3

I've read at many places that object creation using the 'new' keyword should be avoided in general. Is there any case where creating an object directly in the client code is a better idea than using a factory class?

3

The point of factories is to separate object creation from object use (business logic). This is generally considered a good practice as it helps fulfill principles like Seperation of Concerns and Single Responsibility.

On the other hand factories produce overhead. You have to write (or read) more code if you use them.

I am sure there are cases where factories are not useful. One case that comes to my mind are action listener classes used in UI programming.

As always, you have to decide in each single case. Just ask yourself the question: Will it make my code easier to read and modify?

You should also distinguish between static factory methods which only produce little overhead and abstract factories which are much more complicated.

8
  • 1
    This is the best answer. The main motivation for using factories is to separate the responsibilities of instantiation from the problem domain responsibilities. Thus, when objects have to collaborate, it can be asserted that they have all been created and linked correctly, thereby eliminating the need for null-checks and reducing the complexity to the object interactions. It also means that object creation can be unit-tested based upon a separate set of requirements from the business requirements.
    – RWRkeSBZ
    May 5 '19 at 22:19
  • The pattern factory as the new operator allow to create objects. I don't understand why the factory would separate more the creation than the new operator. Can you explain ? @RWRkeSBZ your arguments show the advantages of a container (such as IOC offers) and not these provided by a factory (en.wikipedia.org/wiki/Factory_(object-oriented_programming)) . A container is not a simple factory, that is a really different matter.
    – davidxxx
    May 6 '19 at 21:15
  • Personally, I do not care that much about the mechanism of instantiation, whether it is done with a factory, builder, DI, or new. They all yield the same result in the end. But it is important to isolate object construction from object use, mainly so that it can be tested outside the context of business logic execution. The Factory pattern (one of the options proposed by the asker) encourages that whereas it is easy to end up with new scattered all over the place. With regards to DI versus Factory, one uses the other most of the time, so they are a simple implementation detail to me.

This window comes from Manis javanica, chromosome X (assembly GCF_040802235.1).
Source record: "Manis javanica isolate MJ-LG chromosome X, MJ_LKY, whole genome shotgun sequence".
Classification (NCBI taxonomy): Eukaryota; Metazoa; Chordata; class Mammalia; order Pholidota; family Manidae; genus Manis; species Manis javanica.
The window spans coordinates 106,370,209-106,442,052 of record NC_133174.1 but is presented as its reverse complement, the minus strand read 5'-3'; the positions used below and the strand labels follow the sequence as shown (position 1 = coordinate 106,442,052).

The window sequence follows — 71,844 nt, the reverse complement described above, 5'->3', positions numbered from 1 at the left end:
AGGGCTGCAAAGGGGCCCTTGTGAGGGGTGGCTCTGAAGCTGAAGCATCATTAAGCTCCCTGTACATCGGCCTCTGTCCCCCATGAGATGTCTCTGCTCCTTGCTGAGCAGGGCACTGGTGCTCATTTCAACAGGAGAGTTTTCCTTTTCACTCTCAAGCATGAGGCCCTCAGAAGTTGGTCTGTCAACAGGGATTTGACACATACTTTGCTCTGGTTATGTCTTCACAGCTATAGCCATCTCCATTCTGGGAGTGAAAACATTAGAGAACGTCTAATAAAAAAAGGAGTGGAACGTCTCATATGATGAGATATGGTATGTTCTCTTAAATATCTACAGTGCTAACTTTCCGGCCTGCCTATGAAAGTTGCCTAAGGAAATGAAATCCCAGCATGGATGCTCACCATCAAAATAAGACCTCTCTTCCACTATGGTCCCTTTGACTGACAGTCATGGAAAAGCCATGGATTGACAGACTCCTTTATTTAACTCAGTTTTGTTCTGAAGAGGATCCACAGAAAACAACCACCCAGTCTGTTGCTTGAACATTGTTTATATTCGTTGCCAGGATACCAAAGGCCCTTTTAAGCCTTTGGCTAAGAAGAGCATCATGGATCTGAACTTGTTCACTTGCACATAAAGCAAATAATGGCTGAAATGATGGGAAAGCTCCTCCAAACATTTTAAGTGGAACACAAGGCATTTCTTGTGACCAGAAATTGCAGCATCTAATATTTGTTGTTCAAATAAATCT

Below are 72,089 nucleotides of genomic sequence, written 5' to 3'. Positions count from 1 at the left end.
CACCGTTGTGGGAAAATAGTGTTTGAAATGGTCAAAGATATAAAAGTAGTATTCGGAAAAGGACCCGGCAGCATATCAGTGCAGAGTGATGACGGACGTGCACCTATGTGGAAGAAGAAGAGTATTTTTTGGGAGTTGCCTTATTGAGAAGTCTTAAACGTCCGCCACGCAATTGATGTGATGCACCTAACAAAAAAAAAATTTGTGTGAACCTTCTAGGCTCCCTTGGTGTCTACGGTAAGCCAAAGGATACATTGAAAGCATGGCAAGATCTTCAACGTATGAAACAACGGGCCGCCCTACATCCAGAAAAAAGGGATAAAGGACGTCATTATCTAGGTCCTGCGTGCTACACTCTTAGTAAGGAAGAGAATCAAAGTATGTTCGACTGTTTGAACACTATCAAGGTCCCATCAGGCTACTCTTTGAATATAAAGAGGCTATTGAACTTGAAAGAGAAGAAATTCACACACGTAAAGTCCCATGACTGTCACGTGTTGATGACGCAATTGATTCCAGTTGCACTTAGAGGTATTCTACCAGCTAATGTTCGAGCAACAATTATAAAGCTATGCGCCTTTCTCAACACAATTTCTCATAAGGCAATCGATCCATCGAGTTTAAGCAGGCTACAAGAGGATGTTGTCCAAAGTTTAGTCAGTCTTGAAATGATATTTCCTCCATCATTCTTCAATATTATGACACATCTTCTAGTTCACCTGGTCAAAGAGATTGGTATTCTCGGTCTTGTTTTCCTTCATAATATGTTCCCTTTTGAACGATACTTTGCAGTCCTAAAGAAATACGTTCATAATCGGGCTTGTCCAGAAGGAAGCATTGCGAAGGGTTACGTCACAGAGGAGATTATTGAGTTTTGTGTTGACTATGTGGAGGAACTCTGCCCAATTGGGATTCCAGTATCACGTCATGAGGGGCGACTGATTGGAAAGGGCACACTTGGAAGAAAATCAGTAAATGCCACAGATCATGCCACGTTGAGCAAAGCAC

– RWRkeSBZ
    May 6 '19 at 21:41
  • @davidxxx: When the factory method simply calls the new operator and does nothing else, it makes no difference. But a factory method can do much more, especially when working with interfaces or inheritance. May 7 '19 at 10:46
  • @RWRkeSBZ I disagree about " But it is important to isolate object construction from object use, mainly so that it can be tested outside the context of business logic execution" To achieve testability you want to make dependencies of the class visible and switchable
    – davidxxx
    May 7 '19 at 11:44
0

The Factory method lets a class defer instantiation to subclasses. So it's best used when the implementation of an abstract class is subject to change frequently.If you are not dealing with an abstract classes with multiple implementations.

0

I've read at many places that object creation using the 'new' keyword should be avoided in general

That is a an extreme vision of designing object creation.
The factory approach (public static method) should be favored over public constructor approaches for cases where it makes sense.
Besides, in some other cases the builder pattern is more suitable than them.

I think that you should wonder the question more in terms of usage of the class.
Exposing a public constructor means exposing a specific implementation with no possibility to change internal (implementation, caching, computing or any thing) for clients without breaking the API and forcing clients to change their code.

If the class is exposed to different clients, generally you don't want to expose public constructor for class that could be retrofitted because you don't want to break their existing code later and you don't want to keep flaws/issues in the existing implementation either.

If the class is an internal class of the project, you should add the complexity to define factory or builder in the class only if it brings a value right now.
If it is not the case, as this is an internal you could always refactor the code of your application to use the new way. You will not break multiple client codes.

Is there any case where creating an object directly in the client code is a better idea than using a factory class?

Besides the usage field, I could also quote service classes or entity classes as good candidates for public constructors.
Anemic models and model by layer (DTO for example) are also good candidate to favor public constructors. Logic and consistency being ensured by services that manipulate it.

Your Answer

By clicking “Post Your Answer”, you agree to our terms of service, privacy policy and cookie policy

Not the answer you're looking for? Browse other questions tagged or ask your own question.